A recent example of animal hoarding happened in Danville, VA.  Dozens of cats were removed and the home condemned.  The owner, an 89 year woman, was forced to move into a nursing home, where she died two days later.  Some people claimed she died of a broken heart from her cats being taken away.  The cats were in horrible condition and unhealthy.  Her home was filled with feces, urine, and bugs.  It was the third time animal control had been called to her home, with more than 50 cats removed in 2006 and 38 dogs in 2003.

In March of 2012, a 85 year old man died from fire inside a home in Massachusetts.  The fire started in the basement, but the home was boarded up and the stairs were missing.  Fire fighters had difficulties getting into the home due to the excessive amount of storage items.  The fire was believed to be caused by an over heated extension cord under a large pile.

A&E airs a television show titled 'Hoarders'.  It is an American documentary about actual people who suffer from compulsive hoarding.  The show first aired in 2009, and is currently in its fifth season.   Prevention teams go in to try to help hoarders clean up their homes to make them clean and usable, usually to prevent eviction or to enable them to keep their children.  The show provides six months of funds to help pay professionals or major home repairs for each home featured on the show.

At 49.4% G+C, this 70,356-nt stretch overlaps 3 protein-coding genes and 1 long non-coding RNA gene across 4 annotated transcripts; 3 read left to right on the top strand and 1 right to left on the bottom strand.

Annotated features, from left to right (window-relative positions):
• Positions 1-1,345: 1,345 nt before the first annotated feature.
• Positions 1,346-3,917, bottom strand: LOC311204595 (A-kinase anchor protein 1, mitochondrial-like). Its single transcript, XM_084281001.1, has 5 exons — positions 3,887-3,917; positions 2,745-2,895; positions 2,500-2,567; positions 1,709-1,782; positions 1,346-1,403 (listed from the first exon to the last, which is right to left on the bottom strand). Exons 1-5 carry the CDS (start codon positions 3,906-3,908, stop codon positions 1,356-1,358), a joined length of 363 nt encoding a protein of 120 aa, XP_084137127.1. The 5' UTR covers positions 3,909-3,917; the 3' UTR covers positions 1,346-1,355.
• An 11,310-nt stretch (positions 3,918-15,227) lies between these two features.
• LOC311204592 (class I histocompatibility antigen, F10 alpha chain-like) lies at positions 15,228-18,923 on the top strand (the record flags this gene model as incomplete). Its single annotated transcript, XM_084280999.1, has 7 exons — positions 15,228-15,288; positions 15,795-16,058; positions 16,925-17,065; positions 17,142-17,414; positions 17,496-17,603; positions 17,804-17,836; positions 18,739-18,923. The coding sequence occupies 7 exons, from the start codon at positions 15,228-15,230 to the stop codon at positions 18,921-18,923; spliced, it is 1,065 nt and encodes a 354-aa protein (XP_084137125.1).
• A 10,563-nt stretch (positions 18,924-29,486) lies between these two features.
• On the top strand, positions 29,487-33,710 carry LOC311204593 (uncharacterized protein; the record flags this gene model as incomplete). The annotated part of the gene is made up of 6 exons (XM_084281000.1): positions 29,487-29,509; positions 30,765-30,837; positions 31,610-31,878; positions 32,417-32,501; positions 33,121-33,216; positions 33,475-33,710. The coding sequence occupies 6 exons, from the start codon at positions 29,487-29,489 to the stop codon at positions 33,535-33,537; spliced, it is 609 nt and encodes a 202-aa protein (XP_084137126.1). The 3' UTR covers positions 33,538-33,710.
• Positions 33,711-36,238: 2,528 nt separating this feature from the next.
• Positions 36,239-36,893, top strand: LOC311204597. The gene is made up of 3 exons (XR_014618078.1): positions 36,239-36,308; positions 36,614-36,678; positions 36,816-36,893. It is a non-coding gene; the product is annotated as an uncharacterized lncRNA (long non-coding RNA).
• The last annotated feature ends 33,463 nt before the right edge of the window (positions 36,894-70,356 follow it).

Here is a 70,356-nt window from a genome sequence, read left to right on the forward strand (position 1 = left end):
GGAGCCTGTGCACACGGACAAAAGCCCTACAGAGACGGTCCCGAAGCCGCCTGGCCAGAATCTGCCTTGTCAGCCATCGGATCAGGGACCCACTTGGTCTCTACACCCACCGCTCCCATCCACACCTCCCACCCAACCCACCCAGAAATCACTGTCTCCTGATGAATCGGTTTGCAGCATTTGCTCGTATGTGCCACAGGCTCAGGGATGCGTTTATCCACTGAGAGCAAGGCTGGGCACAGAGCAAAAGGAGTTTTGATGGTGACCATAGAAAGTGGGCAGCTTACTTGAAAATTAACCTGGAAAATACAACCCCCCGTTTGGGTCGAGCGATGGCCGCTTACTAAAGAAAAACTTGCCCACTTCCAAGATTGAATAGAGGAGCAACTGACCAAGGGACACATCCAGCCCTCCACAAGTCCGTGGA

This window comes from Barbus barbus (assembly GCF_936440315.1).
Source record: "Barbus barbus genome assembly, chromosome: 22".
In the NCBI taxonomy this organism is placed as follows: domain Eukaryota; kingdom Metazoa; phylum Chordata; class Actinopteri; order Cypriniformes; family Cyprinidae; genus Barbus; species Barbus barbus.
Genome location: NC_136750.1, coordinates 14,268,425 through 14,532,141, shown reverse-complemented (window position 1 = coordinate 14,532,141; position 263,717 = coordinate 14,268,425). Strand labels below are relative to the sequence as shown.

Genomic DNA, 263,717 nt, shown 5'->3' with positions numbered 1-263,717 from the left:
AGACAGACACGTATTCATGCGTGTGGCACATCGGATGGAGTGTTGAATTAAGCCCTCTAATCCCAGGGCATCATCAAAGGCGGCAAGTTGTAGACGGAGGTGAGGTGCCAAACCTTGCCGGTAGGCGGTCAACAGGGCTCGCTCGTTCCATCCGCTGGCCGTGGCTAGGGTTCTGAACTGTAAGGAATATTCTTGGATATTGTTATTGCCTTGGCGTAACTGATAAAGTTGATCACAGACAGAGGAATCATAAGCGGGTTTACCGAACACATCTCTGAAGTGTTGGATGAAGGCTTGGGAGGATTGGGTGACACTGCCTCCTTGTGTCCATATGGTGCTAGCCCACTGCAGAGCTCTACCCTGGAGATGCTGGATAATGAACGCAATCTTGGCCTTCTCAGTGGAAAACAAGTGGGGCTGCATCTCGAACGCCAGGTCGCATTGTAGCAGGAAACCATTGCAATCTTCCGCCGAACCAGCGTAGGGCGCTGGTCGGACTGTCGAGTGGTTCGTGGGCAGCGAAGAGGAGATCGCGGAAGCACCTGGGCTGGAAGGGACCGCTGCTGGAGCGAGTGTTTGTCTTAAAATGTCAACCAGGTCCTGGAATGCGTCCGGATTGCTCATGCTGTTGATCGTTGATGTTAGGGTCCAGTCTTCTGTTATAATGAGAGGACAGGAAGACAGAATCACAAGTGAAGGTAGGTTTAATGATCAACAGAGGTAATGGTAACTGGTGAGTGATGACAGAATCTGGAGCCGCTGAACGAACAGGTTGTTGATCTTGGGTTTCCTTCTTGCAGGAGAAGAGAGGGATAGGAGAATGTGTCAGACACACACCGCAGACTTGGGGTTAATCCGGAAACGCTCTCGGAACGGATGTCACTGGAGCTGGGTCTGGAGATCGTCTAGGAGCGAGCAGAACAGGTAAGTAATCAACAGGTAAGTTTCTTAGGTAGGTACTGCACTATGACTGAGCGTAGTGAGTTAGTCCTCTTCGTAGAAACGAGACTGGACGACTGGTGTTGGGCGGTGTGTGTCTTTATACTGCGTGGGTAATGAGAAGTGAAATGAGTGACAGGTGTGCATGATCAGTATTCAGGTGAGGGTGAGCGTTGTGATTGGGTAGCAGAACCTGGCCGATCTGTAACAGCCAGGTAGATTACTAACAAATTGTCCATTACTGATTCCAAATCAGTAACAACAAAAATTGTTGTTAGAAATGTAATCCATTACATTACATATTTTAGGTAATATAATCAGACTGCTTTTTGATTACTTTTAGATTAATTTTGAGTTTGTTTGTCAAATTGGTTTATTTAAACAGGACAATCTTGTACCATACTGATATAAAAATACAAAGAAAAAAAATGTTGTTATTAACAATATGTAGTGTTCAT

TLC also airs a show titled 'Hoarding: Buried Alive'.  It is another American documentary about the lives of hoarders and how it has affected family members.  Treatment is provided by a therapist and a professional organizer, which help them go through their things and get rid of stuff.  The show began in 2010 and just recently finished airing season four.

A non profit organization, called 'Children of Hoarders', began in February of 2006.  The organization is made up of volunteers with the purpose of increasing awareness and understanding of the obstacles faced by children of hoarders.   Due to the embarrassment of major clutter, these kids typically are never allowed to have friends over, felt as if they were living a 'secret life',  and some parents blame the mess on the kids.  This group encourages kids to talk about it, get involved in sports or other activities, and to have fun.  They also remind them that their parents are not bad and help the kids to understand that it is a problem.  Children of Hoarders also teaches the kids that it isn't their fault and that they aren't alone.  The group is a good source of information for hoarders and how to get help.  They also offer counseling and workshops.

Not much is known about the cause of hoarding, so there's no prevention.   If you know someone who exhibits these behaviors it is best to seek help as early as possible.